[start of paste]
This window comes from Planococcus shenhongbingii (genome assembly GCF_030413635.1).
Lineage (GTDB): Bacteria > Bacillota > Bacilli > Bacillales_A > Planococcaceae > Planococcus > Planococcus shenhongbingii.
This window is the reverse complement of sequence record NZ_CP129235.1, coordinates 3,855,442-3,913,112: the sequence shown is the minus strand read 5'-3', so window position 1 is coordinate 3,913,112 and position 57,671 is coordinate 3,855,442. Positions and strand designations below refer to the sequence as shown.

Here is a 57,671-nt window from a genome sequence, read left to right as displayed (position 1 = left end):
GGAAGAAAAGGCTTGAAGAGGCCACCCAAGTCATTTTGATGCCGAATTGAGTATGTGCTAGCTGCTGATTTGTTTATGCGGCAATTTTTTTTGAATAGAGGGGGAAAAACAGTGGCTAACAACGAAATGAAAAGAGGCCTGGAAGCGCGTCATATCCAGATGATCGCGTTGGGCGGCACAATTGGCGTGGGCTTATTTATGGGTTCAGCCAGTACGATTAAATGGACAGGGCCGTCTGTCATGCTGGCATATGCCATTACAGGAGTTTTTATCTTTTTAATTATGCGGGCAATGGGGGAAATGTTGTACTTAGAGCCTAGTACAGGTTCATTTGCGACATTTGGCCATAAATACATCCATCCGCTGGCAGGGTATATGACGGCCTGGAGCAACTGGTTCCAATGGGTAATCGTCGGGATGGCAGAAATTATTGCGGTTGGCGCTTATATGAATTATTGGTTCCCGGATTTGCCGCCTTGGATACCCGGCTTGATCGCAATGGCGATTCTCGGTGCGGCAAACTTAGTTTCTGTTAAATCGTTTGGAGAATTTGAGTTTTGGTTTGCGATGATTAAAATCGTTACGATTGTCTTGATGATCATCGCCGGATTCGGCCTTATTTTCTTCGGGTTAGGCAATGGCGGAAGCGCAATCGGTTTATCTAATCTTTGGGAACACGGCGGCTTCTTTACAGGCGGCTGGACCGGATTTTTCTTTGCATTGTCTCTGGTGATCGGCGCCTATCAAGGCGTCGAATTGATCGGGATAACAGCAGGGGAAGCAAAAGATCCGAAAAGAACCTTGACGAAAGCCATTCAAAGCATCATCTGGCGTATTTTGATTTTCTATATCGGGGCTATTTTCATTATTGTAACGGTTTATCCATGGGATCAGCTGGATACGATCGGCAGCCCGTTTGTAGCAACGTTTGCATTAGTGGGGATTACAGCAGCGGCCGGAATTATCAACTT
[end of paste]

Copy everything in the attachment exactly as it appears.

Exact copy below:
This window comes from Planococcus shenhongbingii (genome assembly GCF_030413635.1).
Lineage (GTDB): Bacteria > Bacillota > Bacilli > Bacillales_A > Planococcaceae > Planococcus > Planococcus shenhongbingii.
This window is the reverse complement of sequence record NZ_CP129235.1, coordinates 3,855,442-3,913,112: the sequence shown is the minus strand read 5'-3', so window position 1 is coordinate 3,913,112 and position 57,671 is coordinate 3,855,442. Positions and strand designations below refer to the sequence as shown.

Here is a 57,671-nt window from a genome sequence, read left to right as displayed (position 1 = left end):
GGAAGAAAAGGCTTGAAGAGGCCACCCAAGTCATTTTGATGCCGAATTGAGTATGTGCTAGCTGCTGATTTGTTTATGCGGCAATTTTTTTTGAATAGAGGGGGAAAAACAGTGGCTAACAACGAAATGAAAAGAGGCCTGGAAGCGCGTCATATCCAGATGATCGCGTTGGGCGGCACAATTGGCGTGGGCTTATTTATGGGTTCAGCCAGTACGATTAAATGGACAGGGCCGTCTGTCATGCTGGCATATGCCATTACAGGAGTTTTTATCTTTTTAATTATGCGGGCAATGGGGGAAATGTTGTACTTAGAGCCTAGTACAGGTTCATTTGCGACATTTGGCCATAAATACATCCATCCGCTGGCAGGGTATATGACGGCCTGGAGCAACTGGTTCCAATGGGTAATCGTCGGGATGGCAGAAATTATTGCGGTTGGCGCTTATATGAATTATTGGTTCCCGGATTTGCCGCCTTGGATACCCGGCTTGATCGCAATGGCGATTCTCGGTGCGGCAAACTTAGTTTCTGTTAAATCGTTTGGAGAATTTGAGTTTTGGTTTGCGATGATTAAAATCGTTACGATTGTCTTGATGATCATCGCCGGATTCGGCCTTATTTTCTTCGGGTTAGGCAATGGCGGAAGCGCAATCGGTTTATCTAATCTTTGGGAACACGGCGGCTTCTTTACAGGCGGCTGGACCGGATTTTTCTTTGCATTGTCTCTGGTGATCGGCGCCTATCAAGGCGTCGAATTGATCGGGATAACAGCAGGGGAAGCAAAAGATCCGAAAAGAACCTTGACGAAAGCCATTCAAAGCATCATCTGGCGTATTTTGATTTTCTATATCGGGGCTATTTTCATTATTGTAACGGTTTATCCATGGGATCAGCTGGATACGATCGGCAGCCCGTTTGTAGCAACGTTTGCATTAGTGGGGATTACAGCAGCGGCCGGAATTATCAACTT